However, as ideas progressed, these models fell out of favour with the mathematical and scientific communities. After the First World War, the models were displayed in museums as curios where they found a new audience; avant grade artists. The string models represented not the abstract thinking of the original mathematical equations, but the ability to explore shape and form in a new way.

Among those who drew inspiration from these models were Barbara Hepworth and Henry Moore. Hepworth modelled her sculpture on the mathematical models that she had seen at Oxford (see below).

Barbara Hepworth Sculpture inspired by mathematical equations
Barbara Hepworth sculpture inspired by mathematical equations

As a member of the St Ives set, it was therefore no surprise to see Hepworth joined on the opposite wall by a set of sketches by Henry Moore.

Sketches by Henry Moore
Henry Moore sketches inspired by equations

Moore’s sketches drew inspiration from the string recreations of maths equations that he encountered on display at the Science Museum when he was a student in the 1920s. Moore immediately recognised the structural and artistic possibilities the models presented, noting that “it wasn’t the scientific study of these models but the ability to look through the strings as with a bird cage and to see one form within another which excited me”. The sketches on display in the exhibition eventually inspired several wooden string figures of his own.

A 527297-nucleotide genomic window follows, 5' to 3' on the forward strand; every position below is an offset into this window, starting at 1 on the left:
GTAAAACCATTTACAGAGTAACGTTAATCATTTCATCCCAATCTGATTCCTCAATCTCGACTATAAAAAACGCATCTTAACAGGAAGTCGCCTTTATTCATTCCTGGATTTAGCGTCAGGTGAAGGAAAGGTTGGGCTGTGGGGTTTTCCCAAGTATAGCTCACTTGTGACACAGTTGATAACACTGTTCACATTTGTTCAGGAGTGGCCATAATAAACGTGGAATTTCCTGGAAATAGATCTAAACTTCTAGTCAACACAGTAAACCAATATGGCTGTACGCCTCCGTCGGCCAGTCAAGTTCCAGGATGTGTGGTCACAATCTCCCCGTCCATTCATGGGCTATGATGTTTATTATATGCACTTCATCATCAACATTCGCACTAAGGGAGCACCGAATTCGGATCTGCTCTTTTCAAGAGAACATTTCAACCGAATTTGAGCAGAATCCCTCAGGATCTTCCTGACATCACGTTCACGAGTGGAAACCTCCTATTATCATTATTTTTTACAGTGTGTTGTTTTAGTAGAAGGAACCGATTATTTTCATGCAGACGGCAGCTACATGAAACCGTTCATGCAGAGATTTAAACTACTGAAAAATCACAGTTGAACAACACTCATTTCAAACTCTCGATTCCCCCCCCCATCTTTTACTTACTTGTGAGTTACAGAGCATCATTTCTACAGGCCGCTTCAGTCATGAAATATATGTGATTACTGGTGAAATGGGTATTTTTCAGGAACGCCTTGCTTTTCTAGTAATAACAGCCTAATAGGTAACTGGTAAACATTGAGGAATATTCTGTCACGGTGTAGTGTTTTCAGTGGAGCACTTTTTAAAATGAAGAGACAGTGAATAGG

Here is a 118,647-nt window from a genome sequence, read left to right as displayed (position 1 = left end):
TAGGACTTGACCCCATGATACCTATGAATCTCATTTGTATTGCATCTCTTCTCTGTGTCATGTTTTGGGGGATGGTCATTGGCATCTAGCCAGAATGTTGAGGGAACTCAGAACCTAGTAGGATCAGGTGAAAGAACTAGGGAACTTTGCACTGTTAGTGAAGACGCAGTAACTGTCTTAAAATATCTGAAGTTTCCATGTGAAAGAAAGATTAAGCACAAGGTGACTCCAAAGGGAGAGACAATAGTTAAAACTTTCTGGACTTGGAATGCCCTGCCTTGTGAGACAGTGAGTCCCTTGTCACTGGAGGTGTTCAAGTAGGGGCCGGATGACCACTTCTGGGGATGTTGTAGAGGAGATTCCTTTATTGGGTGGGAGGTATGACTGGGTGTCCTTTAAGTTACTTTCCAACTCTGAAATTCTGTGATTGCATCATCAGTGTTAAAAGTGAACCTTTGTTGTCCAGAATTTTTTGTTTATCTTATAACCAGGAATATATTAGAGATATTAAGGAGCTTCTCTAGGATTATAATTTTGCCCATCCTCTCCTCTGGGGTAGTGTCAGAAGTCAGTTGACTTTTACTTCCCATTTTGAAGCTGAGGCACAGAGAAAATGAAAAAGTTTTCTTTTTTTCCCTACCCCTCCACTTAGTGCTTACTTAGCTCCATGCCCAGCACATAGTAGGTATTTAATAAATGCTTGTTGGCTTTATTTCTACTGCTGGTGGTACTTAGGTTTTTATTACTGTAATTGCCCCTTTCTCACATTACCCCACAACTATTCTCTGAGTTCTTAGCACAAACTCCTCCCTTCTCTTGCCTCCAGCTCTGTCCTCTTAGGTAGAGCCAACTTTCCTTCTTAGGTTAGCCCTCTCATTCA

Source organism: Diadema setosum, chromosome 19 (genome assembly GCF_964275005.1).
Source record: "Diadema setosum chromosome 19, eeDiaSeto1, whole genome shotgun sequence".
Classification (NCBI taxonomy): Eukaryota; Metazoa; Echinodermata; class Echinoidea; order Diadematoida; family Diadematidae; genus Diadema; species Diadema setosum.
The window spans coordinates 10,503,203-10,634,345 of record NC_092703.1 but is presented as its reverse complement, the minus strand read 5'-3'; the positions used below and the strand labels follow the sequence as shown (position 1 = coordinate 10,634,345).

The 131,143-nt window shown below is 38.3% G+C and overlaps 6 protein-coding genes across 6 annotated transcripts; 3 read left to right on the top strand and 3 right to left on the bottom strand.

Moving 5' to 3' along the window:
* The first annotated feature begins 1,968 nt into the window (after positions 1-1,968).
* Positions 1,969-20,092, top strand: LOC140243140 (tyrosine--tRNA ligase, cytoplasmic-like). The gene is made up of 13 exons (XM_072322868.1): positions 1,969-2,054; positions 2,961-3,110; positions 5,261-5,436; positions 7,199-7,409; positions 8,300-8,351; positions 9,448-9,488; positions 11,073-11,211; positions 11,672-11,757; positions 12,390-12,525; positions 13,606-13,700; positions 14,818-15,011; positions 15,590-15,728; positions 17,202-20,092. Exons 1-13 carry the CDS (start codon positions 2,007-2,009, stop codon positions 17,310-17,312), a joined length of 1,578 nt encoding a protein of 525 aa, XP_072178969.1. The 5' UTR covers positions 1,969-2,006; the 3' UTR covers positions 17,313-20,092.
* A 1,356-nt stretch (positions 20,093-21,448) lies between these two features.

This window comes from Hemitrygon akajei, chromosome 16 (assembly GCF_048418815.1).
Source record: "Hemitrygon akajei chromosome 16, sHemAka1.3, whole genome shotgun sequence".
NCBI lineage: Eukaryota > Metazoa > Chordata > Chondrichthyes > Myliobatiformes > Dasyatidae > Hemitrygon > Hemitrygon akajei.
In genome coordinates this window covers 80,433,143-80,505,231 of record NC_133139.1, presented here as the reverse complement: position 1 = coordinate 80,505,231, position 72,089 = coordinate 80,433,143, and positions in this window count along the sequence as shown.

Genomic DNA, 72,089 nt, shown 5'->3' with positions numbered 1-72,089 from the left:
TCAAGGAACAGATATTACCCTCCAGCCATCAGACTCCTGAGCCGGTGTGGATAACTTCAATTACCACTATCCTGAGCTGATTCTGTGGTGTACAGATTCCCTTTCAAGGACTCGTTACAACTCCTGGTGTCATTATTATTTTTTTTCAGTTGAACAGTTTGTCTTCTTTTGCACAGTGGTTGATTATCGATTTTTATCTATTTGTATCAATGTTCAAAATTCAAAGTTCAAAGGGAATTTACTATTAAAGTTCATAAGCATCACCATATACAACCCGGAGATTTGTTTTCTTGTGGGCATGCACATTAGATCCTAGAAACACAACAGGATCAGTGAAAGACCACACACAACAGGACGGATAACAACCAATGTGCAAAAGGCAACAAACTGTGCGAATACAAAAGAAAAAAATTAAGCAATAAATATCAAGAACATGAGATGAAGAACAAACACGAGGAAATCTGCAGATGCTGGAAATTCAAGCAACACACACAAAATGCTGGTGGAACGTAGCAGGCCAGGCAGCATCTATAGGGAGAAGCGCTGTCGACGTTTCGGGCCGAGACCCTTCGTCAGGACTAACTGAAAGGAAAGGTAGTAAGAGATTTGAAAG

There are similarities with some of the work I’ve been doing with zentangling interaction patterns, as you can see in my previous posts. I’ve also built 3 dimensional string models using the colours of strings to represent economic, legal and “other” aspects of each interaction, overlapping these to build complex patterns. Some of the questions I’ve been pondering are how models like these could help us explore complex patterns of interaction in the context of the social sciences? How could we visualise economic and legal aspects of interactions using colour to build up overarching patterns of interaction?

Stay tuned for more from the exhibition in Part 2….